• emerb

    “Brooklyn” is based on the novel by celebrated Irish author Colm Tóibín and beautifully adapted by Nick Hornby. Superbly directed by John Crowley, it tells the moving story of Eilis Lacey, an Irish immigrant who travels to America in the early 1950s for a more prosperous life. Finding herself caught between two countries and two loves, the drama unfurls in a tender, heart-breaking and truly engaging tale where ultimately a young woman is torn between her homeland and her future. We watch her blossom from an Irish naif to a self-confident young woman. In particular, I thought that the focus on a young girl was refreshing in that so few similar tales focus on a female experience and the role is superbly acted by Saoirse Ronan.

    Eilis (Saoirse Ronan) lives with her fragile mother (Jane Brennan) and beloved sister Rose (Fiona Glascott), in a rural Irish town. However, opportunities are scarce and unable to earn enough money, she reluctantly agrees to leave her family and take the ship to New York – a naive fledgling forced out of the nest and into a world for which she’s not ready. But the unplanned adventure to America is a sudden one, and leaving behind the warm familiarity she grew up in is devastating for the trepidatious young girl. She is crushed by loneliness and life is just too unfamiliar and alienating. While there, she moves into a ladies boarding house presided over by the strict and opinionated Ma Kehoe (a very funny Julie Walters). The merry bunch of gossipy Irish women befriend her providing advice that helps her slowly come out of her shell.

    Eilis’ cloud of melancholy begins to lift when Tony (Emory Cohen), a sweet-faced young Italian boy, starts to take interest. Proving himself to be a sensitive gentleman, a tentative and charming courtship begins. They are swept up in the rush of young love, complete with many walks, regular weekend dates, fond but polite talk and scant physical contact! Tony turns things around for Eilis, filling the void left by her family back in Ireland — at least, until a tragic twist forces her to return home. The couple marry quietly at City Hall before she boards the ship and this only further complicates the vastly changed situation she discovers upon her return

    Everyone is so happy to see her, her best friend Nancy is getting married, and Eilis finds, much to her surprise, that New York has made her more desirable. Soon another handsome successful suitor, Jim (Domhnall Gleeson), is vying for her affection. He politely but insistently courts her, wines and dines her and takes her to a beautiful long beach for walks. This changes everything and forces Eilis to reexamine where her heart truly belongs. Though she’d intended the trip to be short, she failed to anticipate the sheer pull that Ireland would have over her. In so many ways, life would be far easier if she just stayed here among her old friends and surviving family, whereas adapting to the American way suddenly seems like such an effort. She must decide if she wants to move forward with her life, or stay where she’s comfortable.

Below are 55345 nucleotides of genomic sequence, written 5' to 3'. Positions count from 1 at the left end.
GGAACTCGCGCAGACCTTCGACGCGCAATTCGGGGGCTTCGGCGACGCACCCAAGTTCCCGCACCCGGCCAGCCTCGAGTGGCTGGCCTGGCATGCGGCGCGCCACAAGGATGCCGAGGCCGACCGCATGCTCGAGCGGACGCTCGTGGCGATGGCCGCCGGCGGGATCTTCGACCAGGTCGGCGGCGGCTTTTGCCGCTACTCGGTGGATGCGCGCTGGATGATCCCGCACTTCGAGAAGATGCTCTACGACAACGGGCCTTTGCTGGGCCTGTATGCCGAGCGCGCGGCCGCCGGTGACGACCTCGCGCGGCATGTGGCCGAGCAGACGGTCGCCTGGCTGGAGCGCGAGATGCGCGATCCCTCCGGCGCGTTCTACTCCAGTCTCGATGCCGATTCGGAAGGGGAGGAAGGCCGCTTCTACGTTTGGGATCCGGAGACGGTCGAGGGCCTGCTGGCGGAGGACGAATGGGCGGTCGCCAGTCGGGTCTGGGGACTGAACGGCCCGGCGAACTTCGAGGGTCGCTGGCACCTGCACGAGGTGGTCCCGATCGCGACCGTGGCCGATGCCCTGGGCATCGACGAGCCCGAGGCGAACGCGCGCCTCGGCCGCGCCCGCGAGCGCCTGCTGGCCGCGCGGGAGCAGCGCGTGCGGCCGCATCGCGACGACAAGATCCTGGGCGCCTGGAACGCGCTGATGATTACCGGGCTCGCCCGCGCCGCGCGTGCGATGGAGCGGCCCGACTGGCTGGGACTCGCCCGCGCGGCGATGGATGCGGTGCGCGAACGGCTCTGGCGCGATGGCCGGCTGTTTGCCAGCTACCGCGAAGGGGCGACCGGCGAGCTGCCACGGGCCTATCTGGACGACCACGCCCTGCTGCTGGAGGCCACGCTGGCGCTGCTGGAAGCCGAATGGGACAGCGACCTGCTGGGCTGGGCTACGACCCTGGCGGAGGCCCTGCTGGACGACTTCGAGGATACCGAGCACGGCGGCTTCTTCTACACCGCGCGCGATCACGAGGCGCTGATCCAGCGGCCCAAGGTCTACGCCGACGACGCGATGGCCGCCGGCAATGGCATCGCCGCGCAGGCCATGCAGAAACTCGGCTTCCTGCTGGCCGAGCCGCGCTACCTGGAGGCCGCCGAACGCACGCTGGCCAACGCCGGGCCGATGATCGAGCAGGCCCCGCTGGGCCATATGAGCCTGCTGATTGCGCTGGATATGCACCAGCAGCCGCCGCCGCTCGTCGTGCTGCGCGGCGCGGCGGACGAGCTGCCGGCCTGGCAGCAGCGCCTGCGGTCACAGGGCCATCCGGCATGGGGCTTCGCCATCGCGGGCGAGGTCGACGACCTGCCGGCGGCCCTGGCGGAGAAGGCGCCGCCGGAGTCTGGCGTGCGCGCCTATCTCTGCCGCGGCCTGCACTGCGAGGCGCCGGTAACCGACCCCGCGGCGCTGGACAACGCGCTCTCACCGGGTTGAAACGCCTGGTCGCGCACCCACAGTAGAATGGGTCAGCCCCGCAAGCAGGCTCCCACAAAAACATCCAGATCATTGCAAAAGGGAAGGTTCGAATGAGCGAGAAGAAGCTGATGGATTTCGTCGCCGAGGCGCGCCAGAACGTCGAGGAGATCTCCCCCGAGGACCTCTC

The casting is perfect and from the leads to the smaller roles, the acting is uniformly superb. Saoirse Ronan is outstanding and gives a powerful performance, arguably her best to date. Seen in just about every shot of the film, she lights up the screen with her piercing blue eyes and pale skin. She perfectly captures the sheer depth of turmoil her character must be going through underneath – the romantic conflicts, reflections on the past, and turbulent worries about the future. When she has tough choices in front of her, the tears flow, but she is at all times credible and her grief always rings true. The potent chemistry that she shares with both Cohen and Gleeson is simply delightful. And she’s not alone as the cast is amazing across the board. Julie Walters in particular is fantastic as the sharp-tongued mistress of the boarding house, she conducts her many comic exchanges brilliantly. The dinner scenes between the tentative Eilis and the more experienced and unforgiving girls are charming and full of comedy and wit. One hilarious interlude involves Eilis being taught how to eat pasta without splashing the sauce in preparation for going to Tony’s home for dinner, an event dominated by his wise-cracking eight-year-old brother who is a complete scene stealer. As Tony, Cohen is a total delight, capturing a blend of shyness, enthusiasm and politeness. As a proper society Irishman, Gleeson grows on you and, one of my favourites, the always-wonderful Jim Broadbent offers affable wit.

  • Randy

    While Saoirse’s performance is praise-worthy – subtle and unassuming, the film itself laves much to be desired. It adheres to a strict and predictable structure – scenes at the store, dinners with “funny” dialogue, dances, “romance”. The main character couldn’t be less in control of her own life, going along with just about everything. Nothing is made out of the difficulties women experience in the 50s. She faces no adversity for taking night classes in accountancy and doesn’t even seek them out herself…The cinematography sis rather pedestrian and the whole flick pales in comparison with Carol which is set at the same time, also a department store clerk and a woman finding herself and finding romance. Unlike Carol, this one is just too crisp and perfect to be drawn into.